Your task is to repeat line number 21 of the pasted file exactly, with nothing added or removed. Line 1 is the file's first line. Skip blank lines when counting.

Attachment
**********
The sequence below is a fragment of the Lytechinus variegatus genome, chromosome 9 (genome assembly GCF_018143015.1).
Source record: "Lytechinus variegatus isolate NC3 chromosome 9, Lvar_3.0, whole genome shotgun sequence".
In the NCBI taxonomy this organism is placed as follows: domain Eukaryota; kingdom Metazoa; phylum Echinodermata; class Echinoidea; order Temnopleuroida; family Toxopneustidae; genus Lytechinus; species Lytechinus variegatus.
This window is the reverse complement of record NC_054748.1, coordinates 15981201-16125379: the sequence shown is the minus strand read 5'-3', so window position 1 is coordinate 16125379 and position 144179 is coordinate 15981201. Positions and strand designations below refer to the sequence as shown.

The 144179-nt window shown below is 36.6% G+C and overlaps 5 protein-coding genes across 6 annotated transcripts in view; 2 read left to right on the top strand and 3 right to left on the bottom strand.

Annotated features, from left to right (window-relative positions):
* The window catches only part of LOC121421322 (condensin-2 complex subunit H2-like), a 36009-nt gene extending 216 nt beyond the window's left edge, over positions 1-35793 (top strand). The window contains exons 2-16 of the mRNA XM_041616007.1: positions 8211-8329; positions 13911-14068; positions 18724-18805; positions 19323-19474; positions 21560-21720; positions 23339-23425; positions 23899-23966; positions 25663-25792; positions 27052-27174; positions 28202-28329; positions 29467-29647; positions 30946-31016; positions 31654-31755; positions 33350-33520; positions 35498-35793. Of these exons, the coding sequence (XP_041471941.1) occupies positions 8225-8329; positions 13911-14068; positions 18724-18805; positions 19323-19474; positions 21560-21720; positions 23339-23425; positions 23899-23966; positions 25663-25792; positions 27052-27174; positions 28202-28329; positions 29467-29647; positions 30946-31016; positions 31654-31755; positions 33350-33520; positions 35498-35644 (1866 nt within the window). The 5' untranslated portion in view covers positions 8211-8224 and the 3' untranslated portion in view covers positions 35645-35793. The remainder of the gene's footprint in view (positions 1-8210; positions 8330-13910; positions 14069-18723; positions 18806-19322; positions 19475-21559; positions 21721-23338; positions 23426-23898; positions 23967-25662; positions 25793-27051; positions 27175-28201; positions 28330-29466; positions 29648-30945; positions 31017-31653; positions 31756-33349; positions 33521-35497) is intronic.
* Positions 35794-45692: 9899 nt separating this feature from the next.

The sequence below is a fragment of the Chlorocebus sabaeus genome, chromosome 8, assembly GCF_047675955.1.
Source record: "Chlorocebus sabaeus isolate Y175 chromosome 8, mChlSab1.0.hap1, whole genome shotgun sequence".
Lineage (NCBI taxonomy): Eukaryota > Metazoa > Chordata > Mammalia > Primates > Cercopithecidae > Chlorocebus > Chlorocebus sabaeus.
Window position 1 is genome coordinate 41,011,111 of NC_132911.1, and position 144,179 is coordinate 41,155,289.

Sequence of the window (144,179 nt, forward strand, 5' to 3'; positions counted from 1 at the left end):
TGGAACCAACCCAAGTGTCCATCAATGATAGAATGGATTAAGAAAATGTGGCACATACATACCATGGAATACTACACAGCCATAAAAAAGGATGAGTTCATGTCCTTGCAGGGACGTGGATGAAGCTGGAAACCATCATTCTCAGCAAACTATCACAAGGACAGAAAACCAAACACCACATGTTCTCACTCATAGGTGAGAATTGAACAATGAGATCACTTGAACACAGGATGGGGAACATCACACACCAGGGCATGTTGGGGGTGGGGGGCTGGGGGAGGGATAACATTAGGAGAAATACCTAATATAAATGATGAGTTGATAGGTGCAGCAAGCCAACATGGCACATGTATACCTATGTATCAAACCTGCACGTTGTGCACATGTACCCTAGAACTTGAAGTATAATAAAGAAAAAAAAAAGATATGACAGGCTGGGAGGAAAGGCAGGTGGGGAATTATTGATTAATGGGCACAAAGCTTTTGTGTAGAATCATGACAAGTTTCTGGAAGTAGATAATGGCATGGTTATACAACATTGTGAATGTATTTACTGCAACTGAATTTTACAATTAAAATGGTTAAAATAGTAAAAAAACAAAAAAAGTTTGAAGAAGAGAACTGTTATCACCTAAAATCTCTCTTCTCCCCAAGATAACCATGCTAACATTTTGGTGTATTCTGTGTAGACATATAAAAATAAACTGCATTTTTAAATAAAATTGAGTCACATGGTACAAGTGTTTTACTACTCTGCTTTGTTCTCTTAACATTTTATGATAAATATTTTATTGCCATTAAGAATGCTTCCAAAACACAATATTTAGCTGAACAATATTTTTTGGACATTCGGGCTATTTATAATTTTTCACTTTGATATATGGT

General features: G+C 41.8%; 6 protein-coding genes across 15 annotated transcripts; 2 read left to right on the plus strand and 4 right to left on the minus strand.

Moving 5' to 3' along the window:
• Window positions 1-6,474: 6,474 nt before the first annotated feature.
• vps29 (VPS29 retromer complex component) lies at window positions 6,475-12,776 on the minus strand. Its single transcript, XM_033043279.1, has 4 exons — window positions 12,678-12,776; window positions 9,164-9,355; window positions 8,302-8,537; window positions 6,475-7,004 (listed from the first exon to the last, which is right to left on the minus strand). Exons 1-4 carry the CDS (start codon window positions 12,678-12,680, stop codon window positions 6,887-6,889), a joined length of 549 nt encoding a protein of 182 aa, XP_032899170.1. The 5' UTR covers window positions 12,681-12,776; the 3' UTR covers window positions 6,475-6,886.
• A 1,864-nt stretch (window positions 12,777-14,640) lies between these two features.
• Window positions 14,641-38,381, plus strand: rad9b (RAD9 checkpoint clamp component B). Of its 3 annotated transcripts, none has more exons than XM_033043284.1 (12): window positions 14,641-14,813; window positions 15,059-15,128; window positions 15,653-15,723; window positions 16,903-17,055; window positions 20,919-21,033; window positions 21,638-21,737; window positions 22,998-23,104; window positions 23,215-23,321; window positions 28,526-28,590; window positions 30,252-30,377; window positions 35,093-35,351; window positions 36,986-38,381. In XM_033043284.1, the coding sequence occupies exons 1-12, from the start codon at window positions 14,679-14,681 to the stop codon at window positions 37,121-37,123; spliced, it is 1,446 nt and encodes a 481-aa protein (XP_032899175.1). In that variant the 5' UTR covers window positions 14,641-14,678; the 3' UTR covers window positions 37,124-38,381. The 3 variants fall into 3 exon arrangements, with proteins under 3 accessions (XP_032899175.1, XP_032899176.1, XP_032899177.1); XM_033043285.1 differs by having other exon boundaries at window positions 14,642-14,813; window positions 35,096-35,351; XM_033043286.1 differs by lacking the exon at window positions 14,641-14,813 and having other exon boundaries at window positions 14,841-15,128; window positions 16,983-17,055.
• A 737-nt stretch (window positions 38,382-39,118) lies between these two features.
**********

• A 737-nt stretch (window positions 38,382-39,118) lies between these two features.